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Save three different inputs from the user on a single line?  RSS feed

 
Fenaj Gordon
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Hello All,

I am trying to create an hashtable data structures that will be allow a user to insert, fetch, update, and delete student's information. It's need a lot of work, but the first question that I have is how can I save three different datatypes of input for the third prompt in my program. For example, how would I be able to save id, name, and gpa if they were to input all these answers on single line? Is this a tedious process? I know how to save one type of input such as id. You would do something like this id= input.nextInt(); the input object would come from the Scanner class. . Here is my work so far.





 
Carey Brown
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That's a way of doing it. I might suggest prompting for each individually.
 
Junilu Lacar
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If you take the pattern that Carey passed to split() and pass it to your Scanner's useDelimiter() method, you should be able to call nextInt(), next(), and nextDouble() in whatever order you expect the user to enter the data. You might need to add a call to nextLine() after all those calls to get ready for the next line of input.
 
Fenaj Gordon
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Junilu Lacar wrote:If you take the pattern that Carey passed to split() and pass it to your Scanner's useDelimiter() method, you should be able to call nextInt(), next(), and nextDouble() in whatever order you expect the user to enter the data. You might need to add a call to nextLine() after all those calls to get ready for the next line of input.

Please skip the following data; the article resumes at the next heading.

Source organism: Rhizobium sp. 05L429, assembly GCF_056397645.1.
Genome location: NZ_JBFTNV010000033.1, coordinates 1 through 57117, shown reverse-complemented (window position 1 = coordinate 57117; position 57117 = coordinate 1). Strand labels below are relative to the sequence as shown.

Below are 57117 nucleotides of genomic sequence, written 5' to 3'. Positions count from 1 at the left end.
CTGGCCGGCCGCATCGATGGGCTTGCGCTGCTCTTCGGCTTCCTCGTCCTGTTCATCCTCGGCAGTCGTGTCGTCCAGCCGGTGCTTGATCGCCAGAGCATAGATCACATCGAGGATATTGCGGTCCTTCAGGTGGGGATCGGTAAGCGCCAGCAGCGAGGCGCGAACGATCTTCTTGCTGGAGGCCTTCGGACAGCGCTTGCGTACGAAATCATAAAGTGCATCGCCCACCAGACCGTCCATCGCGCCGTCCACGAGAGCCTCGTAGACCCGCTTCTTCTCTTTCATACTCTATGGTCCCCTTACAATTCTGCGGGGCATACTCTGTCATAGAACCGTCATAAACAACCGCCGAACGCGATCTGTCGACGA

@Junilu Lacar-Can you show me an example of what you really mean?
 
Fenaj Gordon
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Fenaj Gordon wrote:
Junilu Lacar wrote:If you take the pattern that Carey passed to split() and pass it to your Scanner's useDelimiter() method, you should be able to call nextInt(), next(), and nextDouble() in whatever order you expect the user to enter the data. You might need to add a call to nextLine() after all those calls to get ready for the next line of input.


@Junilu Lacar-Never mind. I just have broken them down into three different prompts. Like this then:

System.out.println("Enter a Student's ID: ");
       id= input.next();
     System.out.println("Enter a Student's Name: ");
       name= input2.nextLine();

     System.out.printIn("Enter a Student's GPA: ");
       gpa= input3.nextDouble();

My next question is how can I insert this starting student's information into  put() method inside of my do-while loop?  I know that I can take each variable like id, name, and gpa and print back out the information to them, but how will it work for the put() method. Do I have to actually implement a put method within my Hashtable class. I don't think so because isn't the put, remove, get methods all implicit of the Hashtable  class. So this means that I don't have to actually implement what I want to do inside of those methods, right? I can just go ahead and use them right? Please respond back to me. Because I will have more questions.